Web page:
Yeast Infection Home Remedies: What Are Your Options?

By Irmanie Hemphill, MD, FAAFP
Medically reviewed
July 13, 2021

When it comes to vaginal health, anything that seems different can cause alarm. If you experience an itchy, irritated, and sore vagina and have thick white discharge, take a deep breath. You likely have a vaginal yeast infection.

You’re not alone. Vaginal yeast infections are a widespread women’s health issue. After bacterial infections (also called bacterial vaginosis), they are the most common vaginal infection in the United States. Nearly 1.4 million American women seek medical advice for a yeast infection every year. 

While in some cases you need to see a doctor for help, if your symptoms are mild, a range of natural remedies, over-the-counter (OTC) treatments, and other medications may help you find relief. Read on to learn more about how to treat your symptoms safely and quickly to keep your vagina balanced and comfortable over the long term.

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What Is a Yeast Infection?

Vaginal yeast infections (also called vaginal candidiasis or vulvovaginal candidiasis) are painful, itchy, uncomfortable infections caused by an overgrowth of a fungus, most often candida albicans. 

Under normal conditions, candida albicans is found in small amounts inside the vagina. It is kept in check by the vagina’s natural acidity, other vaginal microorganisms like beneficial bacteria, and a healthy immune system. 

A healthy vagina has an acidic pH between 3.8 to 4.5. It contains a multitude of healthy bacteria and other microflora, including small quantities of naturally occurring fungi. A healthy vagina is also lubricated; it secretes small amounts of vaginal discharge (ranging from transparent to milky white depending on where you are in your hormonal cycle) to shed cells and defend against invaders. 

Sometimes though, when a woman goes through a significant hormonal change or has a weakened immune system, her vaginal environment becomes less acidic and the fungi proliferate into a yeast infection. Women are more prone to developing yeast infection when they are:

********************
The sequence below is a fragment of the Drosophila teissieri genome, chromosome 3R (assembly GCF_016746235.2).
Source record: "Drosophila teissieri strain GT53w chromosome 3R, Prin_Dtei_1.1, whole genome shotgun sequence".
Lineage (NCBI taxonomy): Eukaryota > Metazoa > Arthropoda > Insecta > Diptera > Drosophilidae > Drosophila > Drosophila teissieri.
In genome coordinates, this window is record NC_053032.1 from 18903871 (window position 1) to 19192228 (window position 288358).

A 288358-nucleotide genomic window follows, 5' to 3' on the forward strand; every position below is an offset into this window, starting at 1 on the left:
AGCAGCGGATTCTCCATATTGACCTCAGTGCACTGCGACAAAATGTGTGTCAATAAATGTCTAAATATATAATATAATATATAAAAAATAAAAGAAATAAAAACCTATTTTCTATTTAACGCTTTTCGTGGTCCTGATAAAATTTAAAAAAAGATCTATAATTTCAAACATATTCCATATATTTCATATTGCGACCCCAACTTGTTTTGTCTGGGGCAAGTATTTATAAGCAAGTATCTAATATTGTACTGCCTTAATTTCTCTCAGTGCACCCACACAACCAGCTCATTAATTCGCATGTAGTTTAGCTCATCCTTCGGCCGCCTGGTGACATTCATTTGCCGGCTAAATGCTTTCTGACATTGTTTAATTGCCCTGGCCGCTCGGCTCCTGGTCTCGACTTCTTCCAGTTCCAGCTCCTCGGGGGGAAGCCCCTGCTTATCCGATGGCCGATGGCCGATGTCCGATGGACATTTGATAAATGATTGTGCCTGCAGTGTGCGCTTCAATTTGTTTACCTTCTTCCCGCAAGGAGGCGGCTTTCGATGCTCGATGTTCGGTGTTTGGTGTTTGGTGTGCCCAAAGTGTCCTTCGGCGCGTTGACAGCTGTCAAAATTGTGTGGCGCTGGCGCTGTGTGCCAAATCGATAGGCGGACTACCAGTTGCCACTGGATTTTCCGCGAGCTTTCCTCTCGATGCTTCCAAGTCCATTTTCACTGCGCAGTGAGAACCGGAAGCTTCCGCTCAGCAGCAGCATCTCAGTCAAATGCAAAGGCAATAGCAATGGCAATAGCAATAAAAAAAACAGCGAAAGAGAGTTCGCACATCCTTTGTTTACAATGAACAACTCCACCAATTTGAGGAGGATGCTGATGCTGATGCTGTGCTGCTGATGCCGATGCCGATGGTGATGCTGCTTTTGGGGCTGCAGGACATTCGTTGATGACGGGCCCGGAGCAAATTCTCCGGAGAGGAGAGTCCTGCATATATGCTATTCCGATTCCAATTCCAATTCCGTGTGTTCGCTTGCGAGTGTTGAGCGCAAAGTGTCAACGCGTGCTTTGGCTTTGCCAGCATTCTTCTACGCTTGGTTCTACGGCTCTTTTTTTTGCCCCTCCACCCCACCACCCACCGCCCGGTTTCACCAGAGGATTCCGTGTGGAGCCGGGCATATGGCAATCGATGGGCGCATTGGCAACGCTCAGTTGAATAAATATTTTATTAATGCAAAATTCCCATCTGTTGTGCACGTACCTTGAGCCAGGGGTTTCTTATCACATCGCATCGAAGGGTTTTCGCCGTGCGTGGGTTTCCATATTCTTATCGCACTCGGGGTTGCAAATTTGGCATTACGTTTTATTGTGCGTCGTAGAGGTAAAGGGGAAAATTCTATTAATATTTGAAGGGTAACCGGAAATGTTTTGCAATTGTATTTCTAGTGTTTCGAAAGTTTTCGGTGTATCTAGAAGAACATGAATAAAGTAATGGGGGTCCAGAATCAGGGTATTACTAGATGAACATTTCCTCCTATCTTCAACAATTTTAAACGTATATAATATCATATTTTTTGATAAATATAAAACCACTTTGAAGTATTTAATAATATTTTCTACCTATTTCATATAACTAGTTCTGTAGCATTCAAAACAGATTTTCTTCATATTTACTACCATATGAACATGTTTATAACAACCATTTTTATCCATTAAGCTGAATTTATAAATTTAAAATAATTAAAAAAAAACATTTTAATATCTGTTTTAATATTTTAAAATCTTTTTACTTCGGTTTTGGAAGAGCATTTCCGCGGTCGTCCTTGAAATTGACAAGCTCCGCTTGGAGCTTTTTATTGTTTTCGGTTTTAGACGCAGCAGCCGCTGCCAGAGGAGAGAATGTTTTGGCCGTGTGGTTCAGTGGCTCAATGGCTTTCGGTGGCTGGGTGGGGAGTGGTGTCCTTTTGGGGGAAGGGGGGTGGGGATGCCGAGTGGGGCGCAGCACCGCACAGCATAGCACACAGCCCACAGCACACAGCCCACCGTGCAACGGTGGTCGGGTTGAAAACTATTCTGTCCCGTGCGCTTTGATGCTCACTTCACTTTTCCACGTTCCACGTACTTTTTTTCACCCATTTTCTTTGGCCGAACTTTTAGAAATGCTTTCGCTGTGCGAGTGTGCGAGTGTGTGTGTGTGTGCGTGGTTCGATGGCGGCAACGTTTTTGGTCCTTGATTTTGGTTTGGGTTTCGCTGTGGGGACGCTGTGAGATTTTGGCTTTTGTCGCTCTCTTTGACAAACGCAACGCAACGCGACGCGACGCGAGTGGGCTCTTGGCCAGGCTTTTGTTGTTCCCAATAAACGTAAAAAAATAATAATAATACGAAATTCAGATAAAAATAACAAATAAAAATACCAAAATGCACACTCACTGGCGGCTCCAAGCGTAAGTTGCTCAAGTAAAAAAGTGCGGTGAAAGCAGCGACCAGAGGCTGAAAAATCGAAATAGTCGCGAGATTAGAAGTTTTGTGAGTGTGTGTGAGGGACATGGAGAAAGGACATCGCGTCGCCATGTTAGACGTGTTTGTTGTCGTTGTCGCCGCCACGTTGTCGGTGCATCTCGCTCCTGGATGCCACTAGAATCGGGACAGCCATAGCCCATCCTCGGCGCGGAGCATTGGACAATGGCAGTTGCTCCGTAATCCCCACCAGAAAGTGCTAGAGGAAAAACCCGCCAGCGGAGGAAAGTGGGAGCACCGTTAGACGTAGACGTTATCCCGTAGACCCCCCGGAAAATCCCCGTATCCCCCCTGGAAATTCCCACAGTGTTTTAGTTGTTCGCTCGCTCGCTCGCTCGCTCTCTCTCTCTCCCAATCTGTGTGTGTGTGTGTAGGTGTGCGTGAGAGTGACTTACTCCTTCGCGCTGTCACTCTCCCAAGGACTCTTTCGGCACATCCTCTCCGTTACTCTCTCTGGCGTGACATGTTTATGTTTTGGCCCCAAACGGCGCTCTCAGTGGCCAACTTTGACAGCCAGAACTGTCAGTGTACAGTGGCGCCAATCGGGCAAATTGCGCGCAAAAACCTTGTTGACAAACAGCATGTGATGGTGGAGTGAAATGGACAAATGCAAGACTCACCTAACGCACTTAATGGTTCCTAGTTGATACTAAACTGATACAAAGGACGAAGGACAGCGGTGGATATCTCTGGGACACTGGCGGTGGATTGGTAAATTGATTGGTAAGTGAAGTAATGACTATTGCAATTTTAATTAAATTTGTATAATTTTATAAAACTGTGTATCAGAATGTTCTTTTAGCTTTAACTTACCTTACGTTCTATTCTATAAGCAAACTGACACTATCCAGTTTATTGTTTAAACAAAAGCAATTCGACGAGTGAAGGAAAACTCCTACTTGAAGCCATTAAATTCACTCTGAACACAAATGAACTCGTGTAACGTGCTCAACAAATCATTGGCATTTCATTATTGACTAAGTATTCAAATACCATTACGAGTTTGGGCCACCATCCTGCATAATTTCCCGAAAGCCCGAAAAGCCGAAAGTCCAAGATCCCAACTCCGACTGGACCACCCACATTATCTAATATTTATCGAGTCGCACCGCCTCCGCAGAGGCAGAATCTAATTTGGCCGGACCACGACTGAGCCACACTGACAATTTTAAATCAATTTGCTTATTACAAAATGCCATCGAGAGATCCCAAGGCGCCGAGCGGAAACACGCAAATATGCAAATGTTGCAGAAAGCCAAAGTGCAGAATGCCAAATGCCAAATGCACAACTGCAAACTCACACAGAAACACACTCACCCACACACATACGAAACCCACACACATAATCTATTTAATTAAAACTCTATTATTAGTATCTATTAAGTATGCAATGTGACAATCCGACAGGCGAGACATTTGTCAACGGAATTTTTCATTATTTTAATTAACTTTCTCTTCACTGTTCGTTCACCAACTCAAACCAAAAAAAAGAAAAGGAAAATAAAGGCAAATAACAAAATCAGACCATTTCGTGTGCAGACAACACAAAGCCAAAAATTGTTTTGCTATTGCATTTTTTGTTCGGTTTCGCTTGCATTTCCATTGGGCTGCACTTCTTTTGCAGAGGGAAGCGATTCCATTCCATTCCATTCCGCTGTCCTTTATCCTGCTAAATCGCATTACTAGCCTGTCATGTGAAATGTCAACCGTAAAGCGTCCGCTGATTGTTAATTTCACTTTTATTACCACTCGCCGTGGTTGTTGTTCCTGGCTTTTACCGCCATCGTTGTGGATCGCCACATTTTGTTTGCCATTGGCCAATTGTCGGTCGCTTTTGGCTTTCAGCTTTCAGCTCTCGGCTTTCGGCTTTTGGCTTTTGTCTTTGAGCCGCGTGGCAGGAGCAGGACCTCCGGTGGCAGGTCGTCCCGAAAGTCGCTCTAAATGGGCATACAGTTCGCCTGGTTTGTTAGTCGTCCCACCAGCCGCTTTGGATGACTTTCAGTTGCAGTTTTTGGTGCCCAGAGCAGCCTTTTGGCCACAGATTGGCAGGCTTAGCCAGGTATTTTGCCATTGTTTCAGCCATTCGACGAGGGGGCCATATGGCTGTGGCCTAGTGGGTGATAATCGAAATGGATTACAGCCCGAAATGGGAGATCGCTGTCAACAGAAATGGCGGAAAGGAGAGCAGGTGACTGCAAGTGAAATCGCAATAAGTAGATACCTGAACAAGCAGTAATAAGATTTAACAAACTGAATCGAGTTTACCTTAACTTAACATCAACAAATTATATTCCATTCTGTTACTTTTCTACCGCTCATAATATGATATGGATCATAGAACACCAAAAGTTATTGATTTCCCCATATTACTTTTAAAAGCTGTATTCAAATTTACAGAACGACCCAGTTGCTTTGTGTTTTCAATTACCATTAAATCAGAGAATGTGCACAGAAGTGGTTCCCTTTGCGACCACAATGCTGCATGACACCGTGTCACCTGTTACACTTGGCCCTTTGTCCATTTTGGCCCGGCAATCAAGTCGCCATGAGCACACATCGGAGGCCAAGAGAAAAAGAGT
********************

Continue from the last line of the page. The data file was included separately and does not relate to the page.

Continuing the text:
• Pregnant
  • Postmenopausal
  • Using hormonal contraceptives
  • Taking antibiotics
  • Living with diabetes
  • Living with HIV or other medical conditions that suppress the immune system

Symptoms and Causes

When the vaginal environment’s pH balance shifts, fungi can begin to increase, causing an infection. The sensitive tissues in the vaginal walls and vulva become irritated, and the affected area may become inflamed and swollen. Other symptoms of a yeast infection include: 

  • Pain or discomfort during sexual intercourse
  • Intense itch or soreness in and around the vagina 
  • White vaginal discharge with a watery or chunky texture 

If your yeast infection has spread into your urinary tract, you may also experience pain while urinating. If you believe you have a urinary tract infection (UTI) because of or in addition to a yeast infection, talk to your doctor about treatment options.

Home Remedies for Yeast Infection

Mild yeast infections often clear up in a few days. More severe or recurrent yeast infections can take up to two weeks to heal completely. If you are experiencing yeast infection symptoms for more than three days, talk to a healthcare provider. Also see a doctor if you are pregnant, have chronic yeast infections, have symptoms related to an STD, or are unsure if you have a yeast infection.

On the other hand, if you have mild symptoms and want some relief, certain home remedies may help. Here’s a breakdown of what may help and what doesn’t seem to work.

Coconut oil

Coconut oil is known to have antifungal and antimicrobial properties. In one cell study, it appeared to kill candida albicans when taken orally. More research is necessary to confirm this benefit, so talk to a doctor before you try using coconut oil. 

Boric acid

Boric acid has antifungal and antiviral properties and can be used to make homemade vaginal suppositories. It seems to help, particularly in cases when other traditional treatments have failed. One word of caution: Boric acid is toxic to a fetus, so pregnant women should avoid it.

Apple cider vinegar

Researchers do not consider apple cider vinegar a reliable treatment for a yeast infection. You should never douche with any vinegar. This can irritate the skin and can aggravate symptoms. There’s also no evidence that adding a cup of apple cider vinegar to a bath will help rebalance vaginal pH.

Probiotics

Early research suggests that taking a probiotic supplement may re-introduce helpful bacteria like lactobacillus acidophilus into your body. And some women’s health experts believe these supplements help re-establish a more balanced vaginal pH. The science is inconclusive, though, so if you want relief quickly, seek a proven treatment instead.

Yogurt

Eating yogurt with live cultures may support immune health. However, it’s unclear if this means that consuming yogurt can fight or treat yeast infections. Either way, never smear yogurt on your vagina. Most yogurts contain sugar, which feeds fungi and can make yeast infection symptoms worse.

Tea tree oil